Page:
Republican-Democratic budget battle heats up
Toscano says GOP should allow Medicaid expansion, Moran accuses Democrats of holding up budget negotiations
“We saw what happened when House Republicans in Washington said ‘no’,” Democratic Del. Toscano said. “‘No’ is not a policy.”
“They’re the ones who are not going to do anything on the budget,” Republican spokesperson Moran said.
Last Wednesday brought increased tensions to the already heated debate about Medicaid expansion, as state Republicans and several local leaders called on Democrats to pass a budget and consider Medicaid expansion afterward. Democrats held Republicans were ignoring a good case for giving more Virginians health insurance.
The 2010 Affordable Care Act, also known as Obamacare, required states to expand Medicaid, a health insurance program for low-income individuals. A 2012 United States Supreme Court ruling gave states the choice to expand or not expand Medicaid, and Virginia has, thus far, chosen not to do so. Gov. Terry McAuliffe, however, campaigned on expanding Medicaid and has been vocal about his desire to do so.
In a conference call Wednesday morning, Minority Leader Del. David Toscano, D-Charlottesville, Democratic Caucus Chair Del. Mark Sickles, D-Fairfax, and Democratic Caucus Vice Chair Del. Jennifer McClellan, D-Richmond, said Republicans have cost Virginia $5 million per day in lost federal funding.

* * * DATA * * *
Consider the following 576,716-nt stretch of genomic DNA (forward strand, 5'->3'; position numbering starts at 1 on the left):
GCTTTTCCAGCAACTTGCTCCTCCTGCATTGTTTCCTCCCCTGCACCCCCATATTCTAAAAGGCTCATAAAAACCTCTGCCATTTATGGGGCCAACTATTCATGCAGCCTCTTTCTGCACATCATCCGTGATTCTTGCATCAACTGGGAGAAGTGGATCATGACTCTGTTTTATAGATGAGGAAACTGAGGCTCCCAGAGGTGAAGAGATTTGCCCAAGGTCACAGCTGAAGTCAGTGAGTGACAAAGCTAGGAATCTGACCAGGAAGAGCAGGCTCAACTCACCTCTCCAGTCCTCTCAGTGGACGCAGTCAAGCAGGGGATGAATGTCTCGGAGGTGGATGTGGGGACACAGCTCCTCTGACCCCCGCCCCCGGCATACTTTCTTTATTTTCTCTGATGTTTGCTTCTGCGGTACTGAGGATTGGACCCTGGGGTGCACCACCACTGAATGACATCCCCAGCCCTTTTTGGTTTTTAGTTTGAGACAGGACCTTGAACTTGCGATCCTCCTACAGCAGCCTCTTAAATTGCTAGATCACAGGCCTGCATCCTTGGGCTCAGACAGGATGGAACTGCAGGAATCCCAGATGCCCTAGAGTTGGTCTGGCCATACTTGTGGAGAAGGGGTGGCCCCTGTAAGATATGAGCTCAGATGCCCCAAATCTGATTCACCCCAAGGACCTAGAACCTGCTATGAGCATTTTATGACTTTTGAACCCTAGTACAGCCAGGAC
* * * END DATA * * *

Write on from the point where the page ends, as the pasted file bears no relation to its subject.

“This obstructionism has already cost $355 million of our own federal tax dollars this year,” McClellan said. “The House Republicans are continuing to put the tea party ideology first.”
Toscano said Chambers of Commerce leaders, hospital executives statewide and other business leaders had come out in favor of Medicaid expansion.
“The House Republicans’ response to this continues to be ‘no’,” Toscano said. “We saw what happened when House Republicans in Washington said ‘no’. … ‘No’ is not a policy.”
House Republican spokesperson Matthew Moran said Democrats are obstructing progress by holding up a budget to consider ACA issues after attacking Republicans for holding up the federal government’s budget for ACA issues last fall.
“We think it’s very hypocritical for [McAuliffe] now,” Moran said. “They’re the ones who are not going to do anything on the budget.”
Republicans and local leaders have called on Democrats to separate Medicaid expansion from the normal budget process — with resolutions in Virginia Beach, Shenandoah County and New Kent County asking Democrats to separate the two issues. The chair of the Loudoun County Board of Supervisors also called for the separation. Moran said there was a sense of urgency from local officials.
“Local governments are already working on their budgets, and they kind of need it now,” Moran said. “School boards are required to adopt a budget May 1.”
Sickles said separating Medicaid from overall budget discussions was infeasible, given the program’s sizeable budget impact. According to the nonprofit Kaiser Family Foundation, Virginia’s Medicaid spending was nearly $7 billion in 2012, and the state paid 43 percent, or about $3 billion, of that total.
“This is just another tactic for delay,” Sickles said. “The governor and the Senate understand that [delay] is not an option.”
Moran said the Democrats’ Medicaid expansion proposal lacks details.